My understanding is that IP address spoofing would not be possible if all ISPs would be doing egress filtering. That is, each ISP would not allow any IP packet to go outside of it's network if it sees a source IP, which does not belong to the source sub-network.

But what is the modern empirical evidence of it actually happening? How many "spoofed" packets manage to go far enough on the Internet highways that they can reach the destination, given that this destination is on another continent for example.

I understand that for a spoofing attempt to be effective, it needs to make sure that a response is also routed to the "malicious" destination. But I'm more interested in the initial "request" IP packets and the "real life" experience of spoofed packets on the Internet managing to get far outside the real source ISP.

  • Are you aware of the massive problem of spoofed packets used in DDoS attacks? – schroeder Nov 18 '19 at 14:46
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    Google "ddos ip spoofing" and you will get flooded (pardon the pun) with info. Here's my top hit: blog.cloudflare.com/the-root-cause-of-large-ddos-ip-spoofing – schroeder Nov 18 '19 at 14:48
  • So, I'm a little uncertain about your question. I think that you have a very specific type of spoofing in mind. Can you comment on what you are asking in the light of DDoS and amplification attacks? – schroeder Nov 18 '19 at 14:51
  • Very useful comments! I haven't looked at this problem from the DDoS point of view (that's probably why I didn't find it). I was more interested in how effective it is as an additional layer of security to block certain protocol connections only from known IPs. Also, I was interested in why can't all IP spoofing be stopped by ISPs doing egress filtering. The link has the answers. Thanks! – Konstantin Nov 18 '19 at 14:58
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    Because not all traffic originates from within the ISP's IP range. – schroeder Nov 18 '19 at 14:59

Egress filtering is not what you want to do because you don't always have authoritative proof of the source of the traffic (the Internet is a mesh, not a hub/spoke). Ingress filtering is a more effective tool.

With ingress filtering, you know whether or not an IP is within your IP range. If a packet comes in with a source that was supposed to be from your network and you never saw it leave your network, then you know that something is wrong.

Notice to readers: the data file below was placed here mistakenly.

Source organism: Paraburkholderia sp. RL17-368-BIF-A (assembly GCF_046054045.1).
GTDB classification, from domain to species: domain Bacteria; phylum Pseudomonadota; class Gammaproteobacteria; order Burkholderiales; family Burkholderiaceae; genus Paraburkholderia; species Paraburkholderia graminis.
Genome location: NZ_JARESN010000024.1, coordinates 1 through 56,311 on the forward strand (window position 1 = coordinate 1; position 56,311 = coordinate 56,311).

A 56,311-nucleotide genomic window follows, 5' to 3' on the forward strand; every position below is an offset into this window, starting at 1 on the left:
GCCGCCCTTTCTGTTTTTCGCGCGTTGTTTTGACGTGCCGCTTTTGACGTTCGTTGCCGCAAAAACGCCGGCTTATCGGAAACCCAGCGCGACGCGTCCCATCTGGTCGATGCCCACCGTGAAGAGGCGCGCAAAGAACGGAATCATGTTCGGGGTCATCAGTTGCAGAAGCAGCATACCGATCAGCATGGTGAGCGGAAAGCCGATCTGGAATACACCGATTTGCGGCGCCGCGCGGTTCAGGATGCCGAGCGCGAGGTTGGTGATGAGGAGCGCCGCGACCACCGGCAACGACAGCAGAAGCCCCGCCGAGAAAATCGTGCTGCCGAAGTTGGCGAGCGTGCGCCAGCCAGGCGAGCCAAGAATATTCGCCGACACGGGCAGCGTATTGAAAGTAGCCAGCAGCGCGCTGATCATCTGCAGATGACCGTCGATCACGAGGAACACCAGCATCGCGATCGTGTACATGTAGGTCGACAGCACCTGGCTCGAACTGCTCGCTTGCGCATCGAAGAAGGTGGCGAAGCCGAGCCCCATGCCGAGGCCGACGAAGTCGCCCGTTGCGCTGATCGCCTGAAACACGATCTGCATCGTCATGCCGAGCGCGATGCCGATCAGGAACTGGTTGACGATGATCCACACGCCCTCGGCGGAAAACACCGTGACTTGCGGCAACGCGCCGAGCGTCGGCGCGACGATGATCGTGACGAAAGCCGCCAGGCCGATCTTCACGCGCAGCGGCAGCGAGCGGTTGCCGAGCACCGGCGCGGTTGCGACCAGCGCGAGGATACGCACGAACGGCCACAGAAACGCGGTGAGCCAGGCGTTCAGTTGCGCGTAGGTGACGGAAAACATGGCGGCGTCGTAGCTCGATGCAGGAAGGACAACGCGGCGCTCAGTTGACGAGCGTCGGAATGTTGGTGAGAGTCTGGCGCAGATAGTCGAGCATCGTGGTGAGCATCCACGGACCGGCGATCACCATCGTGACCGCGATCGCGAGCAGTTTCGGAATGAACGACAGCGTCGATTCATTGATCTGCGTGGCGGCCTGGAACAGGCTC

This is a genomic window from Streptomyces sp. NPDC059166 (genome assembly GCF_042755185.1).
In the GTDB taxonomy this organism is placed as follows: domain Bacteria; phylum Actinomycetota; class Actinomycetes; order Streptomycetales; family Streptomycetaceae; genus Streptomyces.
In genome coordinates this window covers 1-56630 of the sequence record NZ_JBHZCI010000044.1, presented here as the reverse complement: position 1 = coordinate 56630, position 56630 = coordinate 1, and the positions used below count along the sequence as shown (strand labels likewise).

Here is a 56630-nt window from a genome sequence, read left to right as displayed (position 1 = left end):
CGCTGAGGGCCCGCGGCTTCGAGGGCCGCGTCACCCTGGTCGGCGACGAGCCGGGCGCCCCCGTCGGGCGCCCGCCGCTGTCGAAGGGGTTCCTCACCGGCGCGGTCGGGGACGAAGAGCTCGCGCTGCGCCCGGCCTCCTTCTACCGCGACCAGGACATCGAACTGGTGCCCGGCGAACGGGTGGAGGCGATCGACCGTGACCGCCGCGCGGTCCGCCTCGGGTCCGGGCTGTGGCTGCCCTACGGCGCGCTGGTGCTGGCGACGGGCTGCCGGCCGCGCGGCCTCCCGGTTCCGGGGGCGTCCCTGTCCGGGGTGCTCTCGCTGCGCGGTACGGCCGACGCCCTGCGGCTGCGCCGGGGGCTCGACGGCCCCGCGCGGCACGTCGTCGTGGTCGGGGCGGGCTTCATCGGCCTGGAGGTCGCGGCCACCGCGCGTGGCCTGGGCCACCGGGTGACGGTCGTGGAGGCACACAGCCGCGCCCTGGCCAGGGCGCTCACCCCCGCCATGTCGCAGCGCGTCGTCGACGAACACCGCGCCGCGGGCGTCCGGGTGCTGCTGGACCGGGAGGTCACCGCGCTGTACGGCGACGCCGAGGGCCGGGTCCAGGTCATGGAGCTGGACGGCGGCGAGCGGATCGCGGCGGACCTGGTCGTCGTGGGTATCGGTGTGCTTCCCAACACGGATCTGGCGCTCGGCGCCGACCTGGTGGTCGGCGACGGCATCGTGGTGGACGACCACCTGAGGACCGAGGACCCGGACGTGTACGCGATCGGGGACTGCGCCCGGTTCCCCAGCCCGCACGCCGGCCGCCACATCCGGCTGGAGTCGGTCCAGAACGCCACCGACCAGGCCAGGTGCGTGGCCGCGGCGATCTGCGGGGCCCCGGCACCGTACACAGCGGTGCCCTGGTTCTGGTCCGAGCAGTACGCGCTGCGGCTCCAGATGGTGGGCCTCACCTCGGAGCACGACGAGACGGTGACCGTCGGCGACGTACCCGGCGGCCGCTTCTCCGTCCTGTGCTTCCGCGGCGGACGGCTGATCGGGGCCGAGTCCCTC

That's more difficult with UDP (connectionless), and the resource overhead is high.

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  • I guess egress filtering is exactly what we would like to be happening unless it would break "mesh" traffic. That is, if egress filtering would not break connectivity, it would be 100% effective. I'm just thinking about attackers sitting on a home connection, spoofing their IP traffic. I think it would be valid for an ISP to block IP packets from such connections if they contain a source IP, which is not the one that was given to an attacker (it's probably at most one, certainly not a range). – Konstantin Nov 18 '19 at 15:21
  • That still assumes that a node within a residential ISP is always the initiating node. What if the home computer is acting as a VPN/Tor node/proxy/etc.? – schroeder Nov 18 '19 at 15:23
  • So, in order to trigger an IP spoofing attack, one needs to be on a corporate network with high requirements for their connectivity on the Internet, when an ISP could not do any effective "border control". – Konstantin Nov 18 '19 at 15:24
  • Or, you know, on a cloud service, a web server, VPS, etc. – schroeder Nov 18 '19 at 15:25
  • VPN is more of a tunneling application. Do you need to route "foreign" IP packets to make it work? How often is it a requirement for a residential connection to be able to route "foreign" traffic? I though it is not a frequent mode of using the Internet from home. Sorry if we got to too basic of a level and my understanding of the Internet is not appropriate :) I guess it's my last comment on the topic. Thanks for your help! – Konstantin Nov 18 '19 at 15:31

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